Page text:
New Order Returns to the Fillmore for Another Sold-Out Show

New Order has a bit of a crush on Miami, and based on the response at last night's sold-out show at the Fillmore, the feeling is mutual.

The influential British New Wave group responsible for enduring dance-rock masterpieces such as "Blue Monday" and "Bizarre Love Triangle" announced a Miami stop on the heels of a rescheduled Chile tour date in early December. Within days of going on sale, tickets to the January 12 show had sold out.

"Who wouldn't like Miami? You'd have to be out of your mind," original New Order vocalist and guitarist Bernard Sumner mused after opening the night with "Singularity," from 2015's Music Complete. The crowd at the 3,000-capacity venue clung to every note during the two-hour-plus performance that spanned New Order's nearly 40-year catalogue and even dipped into the group's origins as Joy Division.
In a city of transient vacationers and hedonistic ravers, it can be tough cultivating a culture around proper live music. Miami isn't exactly known for its engaged crowds. New Order, though, seems to strike the perfect balance for captivating the Magic City's attention: It's electronic music for rock people — underground pop with a healthy dose of melancholy. There's something about the nostalgia-tinged irreverence of Britain's synth-pop pioneers that appeals to Miami's Gen-X club kids and postdisco millennials. It just feels right here.

The five-piece lineup also included original percussionist Stephen Morris and keyboardist Gillian Gilbert, flanked by later additions Phil Cunningham (guitar, percussion) and Tom Chapman (bass). Together, they undoubtedly make up one of the tightest and highest-energy legacy acts performing today — even after the dramatic departure of founding bassist Peter Hook, who's often credited with helping establish the band's signature experimental sound.

Visuals throughout the show would have been familiar to anyone who attended New Order's last Miami appearance in 2016, also at the Fillmore and also sold-out. A mix of edited vintage clips and minimal geometric graphics, the dynamic video backdrop to the performance highlighted the band's influence over the aesthetics of New Wave and the future of alternative dance music, a sort of visual precursor to vaporwave.
About three-quarters of the way into the set, after spurring a crowd sing-along during one of the group's early, defining singles, "Temptation," Sumner paused for an announcement. He wanted to thank Miami, he said, because earlier that day, the bandmates learned they were being honored by the mayor with a key to the city. Though New Times has yet to confirm with the city, the band would join the likes of the Jacksons, Shaquille O'Neal, and Lil' Kim as entertainers who have also received keys.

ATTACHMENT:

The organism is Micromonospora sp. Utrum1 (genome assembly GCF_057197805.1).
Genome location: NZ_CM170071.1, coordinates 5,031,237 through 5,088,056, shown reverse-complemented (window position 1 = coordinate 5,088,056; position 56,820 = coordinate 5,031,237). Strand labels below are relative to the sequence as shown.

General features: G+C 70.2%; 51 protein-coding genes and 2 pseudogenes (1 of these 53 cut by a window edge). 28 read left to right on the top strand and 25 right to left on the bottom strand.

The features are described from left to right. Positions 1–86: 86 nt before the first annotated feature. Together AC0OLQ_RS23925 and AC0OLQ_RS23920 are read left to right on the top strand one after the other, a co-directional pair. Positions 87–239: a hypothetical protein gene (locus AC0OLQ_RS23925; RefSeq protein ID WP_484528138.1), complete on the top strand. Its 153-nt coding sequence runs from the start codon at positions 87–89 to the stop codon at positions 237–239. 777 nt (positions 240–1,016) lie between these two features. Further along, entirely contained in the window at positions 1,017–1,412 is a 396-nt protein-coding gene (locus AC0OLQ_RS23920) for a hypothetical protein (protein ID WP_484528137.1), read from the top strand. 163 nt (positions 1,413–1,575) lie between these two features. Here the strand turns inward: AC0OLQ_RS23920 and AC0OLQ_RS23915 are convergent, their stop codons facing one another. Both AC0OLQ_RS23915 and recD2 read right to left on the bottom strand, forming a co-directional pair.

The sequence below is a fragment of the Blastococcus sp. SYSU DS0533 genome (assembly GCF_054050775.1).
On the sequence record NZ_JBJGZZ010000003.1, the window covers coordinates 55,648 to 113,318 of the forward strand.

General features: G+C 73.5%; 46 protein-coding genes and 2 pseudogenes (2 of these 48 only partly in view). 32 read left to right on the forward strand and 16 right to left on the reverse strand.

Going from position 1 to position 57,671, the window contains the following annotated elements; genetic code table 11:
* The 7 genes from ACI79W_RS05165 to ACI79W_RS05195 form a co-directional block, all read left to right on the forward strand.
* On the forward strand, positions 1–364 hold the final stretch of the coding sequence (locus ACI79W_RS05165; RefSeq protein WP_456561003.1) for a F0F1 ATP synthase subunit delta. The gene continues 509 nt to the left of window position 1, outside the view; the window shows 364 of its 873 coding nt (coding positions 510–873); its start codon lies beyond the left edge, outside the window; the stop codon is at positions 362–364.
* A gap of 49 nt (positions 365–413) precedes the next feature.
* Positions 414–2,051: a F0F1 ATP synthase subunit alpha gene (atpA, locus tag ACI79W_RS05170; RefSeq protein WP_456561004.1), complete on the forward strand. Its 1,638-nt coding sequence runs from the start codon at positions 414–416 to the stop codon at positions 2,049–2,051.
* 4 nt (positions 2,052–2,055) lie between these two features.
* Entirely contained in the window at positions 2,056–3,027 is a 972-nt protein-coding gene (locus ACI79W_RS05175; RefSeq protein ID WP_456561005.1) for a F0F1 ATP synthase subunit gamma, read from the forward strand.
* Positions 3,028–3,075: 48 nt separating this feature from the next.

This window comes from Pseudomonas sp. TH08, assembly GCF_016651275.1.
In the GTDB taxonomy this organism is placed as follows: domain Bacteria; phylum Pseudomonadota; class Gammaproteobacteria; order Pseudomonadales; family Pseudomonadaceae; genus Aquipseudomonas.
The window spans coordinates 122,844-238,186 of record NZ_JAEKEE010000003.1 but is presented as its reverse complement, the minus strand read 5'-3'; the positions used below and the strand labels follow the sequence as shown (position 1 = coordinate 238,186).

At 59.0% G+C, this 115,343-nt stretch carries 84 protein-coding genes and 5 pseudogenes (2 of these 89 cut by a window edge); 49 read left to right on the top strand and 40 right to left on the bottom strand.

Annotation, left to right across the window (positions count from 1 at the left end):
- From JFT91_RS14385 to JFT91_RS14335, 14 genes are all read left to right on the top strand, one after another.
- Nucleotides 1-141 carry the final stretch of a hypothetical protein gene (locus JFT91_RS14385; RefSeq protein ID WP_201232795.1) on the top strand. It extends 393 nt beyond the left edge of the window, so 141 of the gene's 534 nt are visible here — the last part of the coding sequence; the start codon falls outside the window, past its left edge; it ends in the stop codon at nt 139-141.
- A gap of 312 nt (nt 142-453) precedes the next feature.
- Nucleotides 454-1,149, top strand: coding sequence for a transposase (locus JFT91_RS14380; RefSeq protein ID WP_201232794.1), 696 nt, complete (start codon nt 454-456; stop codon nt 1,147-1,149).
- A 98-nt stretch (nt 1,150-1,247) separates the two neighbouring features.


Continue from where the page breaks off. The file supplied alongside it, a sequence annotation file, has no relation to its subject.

After a quick break, New Order returned to the stage to wrap with a mini-set of Joy Division songs, including the still-pervasive crowd pleaser "Love Will Tear Us Apart." Fans of the band's original iteration as Joy Division will have appreciated that the late singer Ian Curtis came up more than once throughout the night, marking his lasting impact on both the group and the shape of postpunk music to come. The audience was also treated to a surprise opening DJ set from the legendary New York producer Arthur Baker, who worked with New Order on some of the group's biggest hits.

Sumner ended the night by promising the room that New Order would be back to Miami. Let's hope that when they return, it will be for another show at the Fillmore, whose fate as a historic midsize beacon for live music remains in the balance as further Miami Beach Convention Center development looms. The general-admission concert lent itself perfectly to an eclectic audience of mixed-age Miamians who showed up to dance, party, and pay homage to a band whose sound has set the stage for so much of the city's musical DNA.
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Falyn Freyman is a freelance multimedia journalist based in Miami.
Contact: Falyn Freyman